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Contested Objects and their Complex Social Meanings 1

Contested Objects: The Material Aspects of Colonial Narratives

An Impression Into the 2022 NIAS Symposium Contested Objects

This NIAS Symposium was a first. Made up of two keynotes, four parallel workshops, and a closing spoken word session, this mini-conference departed from the previous single-lecture format, to ‘give the floor to many colleagues’, as NIAS Director Jan Willem Duyvendak clarified in his opening remarks. Moderated by curator Rita Ouédraogo, the symposium’s professed goal was to disentangle the racial and colonial dimensions of material culture. Confederate memorials in the USA, Fascist train station architecture in Italy, or colonial fortifications in the Philippines are but a few examples of what Oxford Archeologist Dan Hicks aptly denotes as ‘toxic monumentality.’ This points to how significations of these objects change over time.

The Speakers: Evolving Materials

To inquire how, when and why objects become contested, the NIAS Symposium is broadly situated within ‘material turn’ in the social sciences and humanities, which – as Jan Willem Duyvendak remarked – pays attention to the ‘meaningfulness of material culture.’ As opposed to the discourse-heavy conceptualizations of Laclau, or Foucault, the material turn encourages us to not reduce materiality to the ‘tacit background’ against which the social is set, but rather to shed light on the agency of materiality in forming the social.

To make sense of the workings of these issues, the first keynote by Britta Schilling encourages us to consider contested objects beyond the usual suspects (monuments, statues, and memorials), by taking us ‘behind closed doors’ into domestic spaces of ancestors who ‘were involved in’ colonial projects. How do objects such as wooden chests from Zanzibar, or silk robes looted from China’s imperial palace, evoke the colonial past? What do they mean to those who hold on to them? And what does this tell us about colonial nostalgia? Drawing from the work of art historian Alois Riegl, Britta Schilling suggests what these objects have in common is that they are ‘unintentional monuments’, which take on a life of their own: re-signified by those who possess them, as these objects move through time and space.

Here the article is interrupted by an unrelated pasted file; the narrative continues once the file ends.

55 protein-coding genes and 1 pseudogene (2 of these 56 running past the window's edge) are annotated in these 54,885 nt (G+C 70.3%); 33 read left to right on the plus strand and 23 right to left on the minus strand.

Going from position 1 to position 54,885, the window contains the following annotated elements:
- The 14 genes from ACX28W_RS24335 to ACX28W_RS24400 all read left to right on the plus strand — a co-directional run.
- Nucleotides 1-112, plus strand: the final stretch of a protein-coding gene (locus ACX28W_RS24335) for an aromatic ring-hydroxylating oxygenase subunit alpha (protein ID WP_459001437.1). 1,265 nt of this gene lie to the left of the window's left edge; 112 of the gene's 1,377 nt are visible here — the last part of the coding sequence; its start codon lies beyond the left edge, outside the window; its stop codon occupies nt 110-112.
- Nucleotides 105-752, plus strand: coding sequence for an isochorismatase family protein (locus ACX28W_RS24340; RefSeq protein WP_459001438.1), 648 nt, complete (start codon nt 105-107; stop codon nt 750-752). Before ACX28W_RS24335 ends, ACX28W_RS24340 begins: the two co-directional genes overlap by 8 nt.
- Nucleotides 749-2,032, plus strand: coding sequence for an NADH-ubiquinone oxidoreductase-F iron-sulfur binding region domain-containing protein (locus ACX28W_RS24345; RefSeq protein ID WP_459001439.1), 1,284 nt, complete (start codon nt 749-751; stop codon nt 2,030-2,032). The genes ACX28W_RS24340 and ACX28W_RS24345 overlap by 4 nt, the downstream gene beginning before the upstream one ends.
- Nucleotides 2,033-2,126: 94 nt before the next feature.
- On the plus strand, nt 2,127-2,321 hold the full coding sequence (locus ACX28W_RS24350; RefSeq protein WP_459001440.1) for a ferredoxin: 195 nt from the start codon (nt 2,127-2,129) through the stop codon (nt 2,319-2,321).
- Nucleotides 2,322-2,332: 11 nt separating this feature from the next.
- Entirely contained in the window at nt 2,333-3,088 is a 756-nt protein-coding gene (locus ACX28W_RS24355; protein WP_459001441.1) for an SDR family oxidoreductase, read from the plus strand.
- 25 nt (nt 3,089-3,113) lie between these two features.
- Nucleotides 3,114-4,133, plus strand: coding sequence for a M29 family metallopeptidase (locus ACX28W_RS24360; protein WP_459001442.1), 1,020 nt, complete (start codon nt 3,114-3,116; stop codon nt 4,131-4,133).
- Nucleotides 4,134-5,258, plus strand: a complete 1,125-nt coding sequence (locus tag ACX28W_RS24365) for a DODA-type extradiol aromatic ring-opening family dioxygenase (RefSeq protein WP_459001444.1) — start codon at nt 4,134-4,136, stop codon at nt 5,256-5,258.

The second keynote by Rahul Rao begins with a statue of Mahatma Gandhi in Amsterdam which has been ‘defaced’ or ‘reinscribed’ – depending on how you are politically and intersectionally positioned – with the word ‘Racist’ and the numbers ‘1312’ (meaning: ACAB, ‘All Cops Are Bastards’). Occurring in the midst of the Black Lives Matter protests in various places around the world, what has happened to the statue in Amsterdam and elsewhere at the time is evocative of the racist, casteist, and imperialist qualities of Gandhi’s project, and the paradoxes of his legacy. Building on evidence from Ghana in particular, Rahul Rao connects his observations with the emancipatory politics of Dalit-Black solidarities, but also the proliferation of the racist-exclusionary practices of the Hindu Right.

Contested Objects and their Complex Social Meanings 2

In Response: Colonial Narratives

Following the keynotes, four parallel workshops scrutinized various facets of contested objects in more detail, ranging from food, to colonial architecture, to ‘Fortress Europe.’ Regarding the latter, the workshop by Maria Boletsi, Florian Lippert, and Janna Houwen elaborated on defamiliarizing and ‘weirding’ the seeming normality of the (material) realities of Europe’s migration regime: how Fortress Europe is built and defended vis-à-vis fences, drones, data, or surveillance cameras, and how it is represented in visual culture.

Building on films that dislocate those hegemonic constructions of migrants and refugees that reduce them to either passive victims or active threats, this workshop attended to the dehumanizing, but also emancipatory capacities of cameras and camera work.

Alas, the Symposium came to a worthy ending through Ricardo Domeneck’s thoughtful spoken word performance. Ricardo’s eloquent intervention builds on the first findings of the “DNA do Brasil” study, where ongoing genome sequencing finds that 70 percent of the sample can be attributed to mothers of African and indigenous descend, but 75 percent of the fathers are of European descent. Ricardo Domeneck thus disentangles the evidence of rape of enslaved black and indigenous women during the Portuguese colonization of Brazil. But by ‘reclaiming vanished words and conquered dialects’, as NIAS communications officer Kahliya Ronde carefully observes, Ricardo Domeneck also points to the fragilities of colonial narrative, as well as the emancipatory potentialities of language and subjectivity.


Report by Dimitris Soudias